It's hard to explain what's funny about this movie, but I'll try. In one scene, Kakihara slices part of his tongue off in graphic closeup as tribute for torturing a rival gang member without permission. After he finishes the job, his cell phone rings and he answers it, casually having a chat as his mouth gushes blood. In another scene, a rival gangster is cornered at his apartment. He is stuck inside his TV stand, with his head in the busted-out television screen. Some recently arrived members of the gang look at the early arrivals quizzically. "He was already in there when we got here, we just taped him up," one says. In another scene, the boss's girlfriend falls for Kakihara when she sees him stretching the skin of a club owner's cheek. She grabs the other cheek and starts stretching it, the club owner howling in pain. She begins moaning in pleasure. "I want to be your woman," she tells Kakihara, digging her fingernails into the man's cheek. Okay, maybe you have to see it, not read it, but these scenes and many others had me laughing. If this kind of black humor appeals to you, you'll be happy to know the film is loaded with these moments.
(By the way, the woman playing the boss's girlfriend was Miss Singapore and a contestant in the Miss Universe pageant. I wonder how a country that banned chewing gum feels about one of its prominent representatives appearing in one of Miike's most infamous films.)
So is this ultra-violent gangster/horror/action/gore/sex comedy ultimately a heartwarming tale of how none of us are truly alone, no matter how bizarre our tastes and proclivities? Maybe. Maybe not. Maybe it's just an adolescent provocation, a collection of fucked-up people doing fucked-up things in deliberately offensive and stomach-turning ways. And is there something wrong with me for enjoying it so much? Am I a masochist, too? I doubt it.
I first saw this film on the big screen at an Alamo Drafthouse midnight show. I ordered a beer and some chips and queso while watching it and made the mistake of wiping my eye, accidentally wiping salt from the chips and a bit of spicy queso on my eyeball. It stung like mad for 20 minutes and sporadically throbbed for the remainder of the screening. Watching it again from the comfort of my home last night and not accidentally wiping salty, spicy food particles on my eyeball at any point, I have to admit I strongly preferred the pain-free viewing experience.
In conclusion, all church youth groups and scouting troops should screen this film at your next gathering. You'll love it.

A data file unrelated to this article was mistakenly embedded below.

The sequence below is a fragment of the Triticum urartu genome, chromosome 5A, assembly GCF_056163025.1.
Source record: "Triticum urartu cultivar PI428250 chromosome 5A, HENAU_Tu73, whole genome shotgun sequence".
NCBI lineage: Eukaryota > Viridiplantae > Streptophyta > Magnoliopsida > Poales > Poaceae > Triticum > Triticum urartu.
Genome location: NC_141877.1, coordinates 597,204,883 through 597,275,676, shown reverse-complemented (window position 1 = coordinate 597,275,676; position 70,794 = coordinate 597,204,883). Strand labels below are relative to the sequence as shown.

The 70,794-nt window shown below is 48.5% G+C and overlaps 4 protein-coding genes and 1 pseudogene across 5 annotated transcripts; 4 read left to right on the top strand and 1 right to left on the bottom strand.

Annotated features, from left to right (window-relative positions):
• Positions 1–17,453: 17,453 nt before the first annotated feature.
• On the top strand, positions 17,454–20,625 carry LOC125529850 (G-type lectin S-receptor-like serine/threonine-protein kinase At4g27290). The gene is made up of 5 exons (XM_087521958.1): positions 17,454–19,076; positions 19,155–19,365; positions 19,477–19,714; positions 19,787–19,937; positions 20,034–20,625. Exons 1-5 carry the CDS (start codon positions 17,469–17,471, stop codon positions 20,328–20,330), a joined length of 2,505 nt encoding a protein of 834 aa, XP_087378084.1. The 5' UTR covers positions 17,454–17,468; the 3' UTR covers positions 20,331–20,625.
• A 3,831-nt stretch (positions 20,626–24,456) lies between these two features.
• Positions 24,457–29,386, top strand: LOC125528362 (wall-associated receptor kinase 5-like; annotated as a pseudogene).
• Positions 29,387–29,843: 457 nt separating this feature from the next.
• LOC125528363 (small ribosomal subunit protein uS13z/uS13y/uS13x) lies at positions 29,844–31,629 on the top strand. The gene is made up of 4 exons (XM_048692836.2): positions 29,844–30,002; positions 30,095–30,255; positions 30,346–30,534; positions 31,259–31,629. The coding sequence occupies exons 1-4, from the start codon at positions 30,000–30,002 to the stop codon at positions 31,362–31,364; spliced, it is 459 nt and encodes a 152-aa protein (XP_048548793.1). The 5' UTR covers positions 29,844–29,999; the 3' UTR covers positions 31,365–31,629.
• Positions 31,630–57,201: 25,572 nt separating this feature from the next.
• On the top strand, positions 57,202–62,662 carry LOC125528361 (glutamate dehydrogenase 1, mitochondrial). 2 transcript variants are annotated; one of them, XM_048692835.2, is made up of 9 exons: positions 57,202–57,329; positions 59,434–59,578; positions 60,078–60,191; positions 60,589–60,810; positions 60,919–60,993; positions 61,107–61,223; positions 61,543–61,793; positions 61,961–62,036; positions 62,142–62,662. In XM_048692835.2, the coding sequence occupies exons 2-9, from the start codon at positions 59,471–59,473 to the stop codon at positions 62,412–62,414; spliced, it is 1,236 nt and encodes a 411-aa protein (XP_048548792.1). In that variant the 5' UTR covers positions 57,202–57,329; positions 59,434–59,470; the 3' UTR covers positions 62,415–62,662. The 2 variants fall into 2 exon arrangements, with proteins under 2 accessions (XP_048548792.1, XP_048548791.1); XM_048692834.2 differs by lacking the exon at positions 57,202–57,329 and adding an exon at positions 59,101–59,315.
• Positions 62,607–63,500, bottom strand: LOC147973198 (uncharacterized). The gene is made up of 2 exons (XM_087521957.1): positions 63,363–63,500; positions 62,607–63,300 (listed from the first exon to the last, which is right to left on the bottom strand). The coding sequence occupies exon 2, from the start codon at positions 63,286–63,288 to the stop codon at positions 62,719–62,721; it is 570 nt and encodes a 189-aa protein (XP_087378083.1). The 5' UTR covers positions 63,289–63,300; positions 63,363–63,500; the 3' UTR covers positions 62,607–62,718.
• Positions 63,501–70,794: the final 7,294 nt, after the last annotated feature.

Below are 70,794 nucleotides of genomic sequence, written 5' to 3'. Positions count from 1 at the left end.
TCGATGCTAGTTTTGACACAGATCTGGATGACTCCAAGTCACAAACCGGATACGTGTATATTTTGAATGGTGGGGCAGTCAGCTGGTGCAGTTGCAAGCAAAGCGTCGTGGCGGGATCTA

Saturday, June 9, 2012

#134: I Walked with a Zombie (Jacques Tourneur, 1943)

I Walked with a Zombie. I don't even know where to start. There is so much here, so much worth visiting and revisiting. It's an instantly hypnotic, magnetic film containing great mystery and formal beauty, and its portrayal of female and black characters is still years ahead of current Hollywood. The film somehow manages to combine such disparate elements as Jane Eyre, Tennessee Williams (probably inadvertent, he hadn't written his most famous work yet), German expressionism, Gothic horror, Caribbean calypso and voodoo culture, subtle political critiques of American and British colonialism and imperialism, a strong personal story about family, and doomed romance into a unified, efficient whole that builds to a beautifully earned conclusion in less than seventy minutes. Just another one of Jacques Tourneur's masterpieces, and a whole lot more. All that, and the movie inspired a great Roky Erickson song.
I Walked with a Zombie appeared during the middle stretch of that exciting run of RKO atmospheric horror films guided by artist-friendly producer Val Lewton. Tourneur was probably his strongest collaborator. I've already written about Tourneur's career in a previous post so I'll just recommend you check out his work  because it's fucking great. He was one of those filmmakers who made each frame personal, poetic, and of immediate visceral interest to the eyeballs of any attentive audience member. He didn't generically shoot a screenplay or try to dazzle the audience with a lot of flash. He was a genuine filmmaker.